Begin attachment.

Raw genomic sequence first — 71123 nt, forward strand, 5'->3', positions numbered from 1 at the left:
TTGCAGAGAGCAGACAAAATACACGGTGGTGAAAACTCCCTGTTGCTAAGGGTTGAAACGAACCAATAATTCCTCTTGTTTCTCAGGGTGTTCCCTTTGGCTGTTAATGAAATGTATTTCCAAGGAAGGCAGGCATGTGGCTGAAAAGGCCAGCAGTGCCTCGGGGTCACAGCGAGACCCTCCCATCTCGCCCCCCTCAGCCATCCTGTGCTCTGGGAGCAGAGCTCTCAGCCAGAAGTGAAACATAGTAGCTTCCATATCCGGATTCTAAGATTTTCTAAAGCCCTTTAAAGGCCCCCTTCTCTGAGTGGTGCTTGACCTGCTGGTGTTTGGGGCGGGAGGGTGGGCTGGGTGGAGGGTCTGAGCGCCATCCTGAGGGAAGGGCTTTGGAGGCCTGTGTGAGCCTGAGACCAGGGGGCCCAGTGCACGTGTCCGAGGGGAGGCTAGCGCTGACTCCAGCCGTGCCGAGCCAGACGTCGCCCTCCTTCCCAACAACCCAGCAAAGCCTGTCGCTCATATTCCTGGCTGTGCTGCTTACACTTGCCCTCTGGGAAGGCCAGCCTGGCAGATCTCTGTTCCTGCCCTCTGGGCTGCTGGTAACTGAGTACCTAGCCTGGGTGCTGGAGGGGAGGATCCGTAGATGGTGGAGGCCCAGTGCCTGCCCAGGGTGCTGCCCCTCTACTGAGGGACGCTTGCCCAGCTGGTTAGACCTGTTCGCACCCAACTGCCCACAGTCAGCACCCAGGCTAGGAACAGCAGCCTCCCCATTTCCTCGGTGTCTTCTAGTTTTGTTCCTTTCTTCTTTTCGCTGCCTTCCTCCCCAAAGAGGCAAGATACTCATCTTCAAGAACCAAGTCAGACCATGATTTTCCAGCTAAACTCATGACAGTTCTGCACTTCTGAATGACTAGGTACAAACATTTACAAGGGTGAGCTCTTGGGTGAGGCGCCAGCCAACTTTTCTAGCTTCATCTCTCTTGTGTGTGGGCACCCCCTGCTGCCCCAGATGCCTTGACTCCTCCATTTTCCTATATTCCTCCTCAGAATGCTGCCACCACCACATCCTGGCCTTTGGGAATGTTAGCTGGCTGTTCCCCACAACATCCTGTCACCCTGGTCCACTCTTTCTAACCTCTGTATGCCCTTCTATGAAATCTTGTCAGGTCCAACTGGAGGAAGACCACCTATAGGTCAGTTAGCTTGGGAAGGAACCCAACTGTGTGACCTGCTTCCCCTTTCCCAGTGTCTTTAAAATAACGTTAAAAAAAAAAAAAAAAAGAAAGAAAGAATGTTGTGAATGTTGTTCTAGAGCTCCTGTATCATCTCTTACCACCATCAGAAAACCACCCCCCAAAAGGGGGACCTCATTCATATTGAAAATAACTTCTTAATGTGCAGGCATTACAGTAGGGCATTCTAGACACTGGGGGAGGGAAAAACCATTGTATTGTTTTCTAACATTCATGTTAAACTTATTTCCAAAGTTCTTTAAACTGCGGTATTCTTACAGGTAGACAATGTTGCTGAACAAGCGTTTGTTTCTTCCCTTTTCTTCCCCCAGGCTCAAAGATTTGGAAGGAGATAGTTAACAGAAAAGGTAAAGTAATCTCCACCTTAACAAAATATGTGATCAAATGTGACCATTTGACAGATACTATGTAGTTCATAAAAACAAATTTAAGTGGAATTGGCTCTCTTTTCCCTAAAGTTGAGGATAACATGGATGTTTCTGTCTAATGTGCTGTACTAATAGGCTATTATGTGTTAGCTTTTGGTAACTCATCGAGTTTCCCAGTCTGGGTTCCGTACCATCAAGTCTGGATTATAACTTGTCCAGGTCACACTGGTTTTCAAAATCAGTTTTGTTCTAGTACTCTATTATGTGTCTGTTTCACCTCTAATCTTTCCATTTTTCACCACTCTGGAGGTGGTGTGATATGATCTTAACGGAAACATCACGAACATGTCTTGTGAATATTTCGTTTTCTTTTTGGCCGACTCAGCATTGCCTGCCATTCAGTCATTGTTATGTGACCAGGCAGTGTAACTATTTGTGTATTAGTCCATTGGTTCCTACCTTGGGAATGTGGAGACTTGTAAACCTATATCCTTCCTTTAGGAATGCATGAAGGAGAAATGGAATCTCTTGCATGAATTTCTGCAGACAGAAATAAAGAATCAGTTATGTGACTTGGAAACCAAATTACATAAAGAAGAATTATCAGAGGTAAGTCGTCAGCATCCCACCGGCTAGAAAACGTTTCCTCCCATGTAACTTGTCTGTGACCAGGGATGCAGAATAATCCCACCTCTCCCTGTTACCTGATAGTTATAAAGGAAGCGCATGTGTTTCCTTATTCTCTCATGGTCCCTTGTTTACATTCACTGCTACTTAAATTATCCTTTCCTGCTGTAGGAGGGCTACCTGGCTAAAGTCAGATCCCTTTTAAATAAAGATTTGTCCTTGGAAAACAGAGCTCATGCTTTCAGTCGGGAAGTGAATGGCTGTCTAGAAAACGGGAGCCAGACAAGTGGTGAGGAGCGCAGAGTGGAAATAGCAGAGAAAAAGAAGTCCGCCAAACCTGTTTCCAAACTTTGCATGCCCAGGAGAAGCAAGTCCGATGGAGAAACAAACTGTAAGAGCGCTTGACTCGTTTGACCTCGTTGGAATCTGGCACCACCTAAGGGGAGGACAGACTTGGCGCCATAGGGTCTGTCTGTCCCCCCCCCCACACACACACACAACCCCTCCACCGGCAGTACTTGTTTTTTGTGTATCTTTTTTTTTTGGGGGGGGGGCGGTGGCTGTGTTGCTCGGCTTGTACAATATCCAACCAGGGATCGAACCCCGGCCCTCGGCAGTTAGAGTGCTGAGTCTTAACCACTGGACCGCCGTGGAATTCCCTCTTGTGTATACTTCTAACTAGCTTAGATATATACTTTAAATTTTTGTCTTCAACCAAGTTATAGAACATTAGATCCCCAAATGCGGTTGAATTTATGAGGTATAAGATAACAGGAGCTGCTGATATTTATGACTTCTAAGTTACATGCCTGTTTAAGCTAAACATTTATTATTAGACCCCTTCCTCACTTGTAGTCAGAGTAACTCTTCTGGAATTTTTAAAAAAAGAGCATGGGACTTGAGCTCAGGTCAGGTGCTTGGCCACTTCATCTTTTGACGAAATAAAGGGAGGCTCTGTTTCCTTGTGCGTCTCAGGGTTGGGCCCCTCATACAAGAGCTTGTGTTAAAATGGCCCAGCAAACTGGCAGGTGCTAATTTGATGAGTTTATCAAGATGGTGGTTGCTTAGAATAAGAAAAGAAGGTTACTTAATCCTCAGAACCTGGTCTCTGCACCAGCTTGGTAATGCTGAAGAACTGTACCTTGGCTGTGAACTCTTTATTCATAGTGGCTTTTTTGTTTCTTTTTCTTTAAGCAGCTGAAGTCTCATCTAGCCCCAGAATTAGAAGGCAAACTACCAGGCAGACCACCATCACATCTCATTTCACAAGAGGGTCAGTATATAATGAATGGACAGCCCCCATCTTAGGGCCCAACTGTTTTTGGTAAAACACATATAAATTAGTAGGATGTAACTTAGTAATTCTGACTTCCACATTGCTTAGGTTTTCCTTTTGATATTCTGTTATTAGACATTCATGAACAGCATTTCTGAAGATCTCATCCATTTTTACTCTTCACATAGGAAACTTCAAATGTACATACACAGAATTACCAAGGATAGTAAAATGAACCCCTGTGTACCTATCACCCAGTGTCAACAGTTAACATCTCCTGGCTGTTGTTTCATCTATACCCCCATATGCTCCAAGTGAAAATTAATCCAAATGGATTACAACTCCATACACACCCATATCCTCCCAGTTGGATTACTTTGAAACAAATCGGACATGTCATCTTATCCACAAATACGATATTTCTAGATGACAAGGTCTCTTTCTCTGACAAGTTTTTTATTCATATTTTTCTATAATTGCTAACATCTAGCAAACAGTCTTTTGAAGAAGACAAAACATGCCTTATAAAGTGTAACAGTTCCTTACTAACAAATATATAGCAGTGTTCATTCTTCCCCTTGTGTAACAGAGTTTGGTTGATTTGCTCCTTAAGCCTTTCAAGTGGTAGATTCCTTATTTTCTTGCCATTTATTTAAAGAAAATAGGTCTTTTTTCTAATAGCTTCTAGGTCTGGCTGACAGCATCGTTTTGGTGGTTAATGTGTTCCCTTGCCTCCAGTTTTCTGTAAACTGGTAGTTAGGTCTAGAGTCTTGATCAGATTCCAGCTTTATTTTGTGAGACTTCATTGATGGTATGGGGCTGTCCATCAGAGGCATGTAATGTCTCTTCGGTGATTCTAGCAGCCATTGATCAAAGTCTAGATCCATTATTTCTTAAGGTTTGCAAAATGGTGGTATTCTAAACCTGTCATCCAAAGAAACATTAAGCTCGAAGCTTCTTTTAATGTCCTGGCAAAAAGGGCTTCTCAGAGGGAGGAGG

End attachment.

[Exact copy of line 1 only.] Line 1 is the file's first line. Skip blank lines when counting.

Raw genomic sequence first — 71123 nt, forward strand, 5'->3', positions numbered from 1 at the left: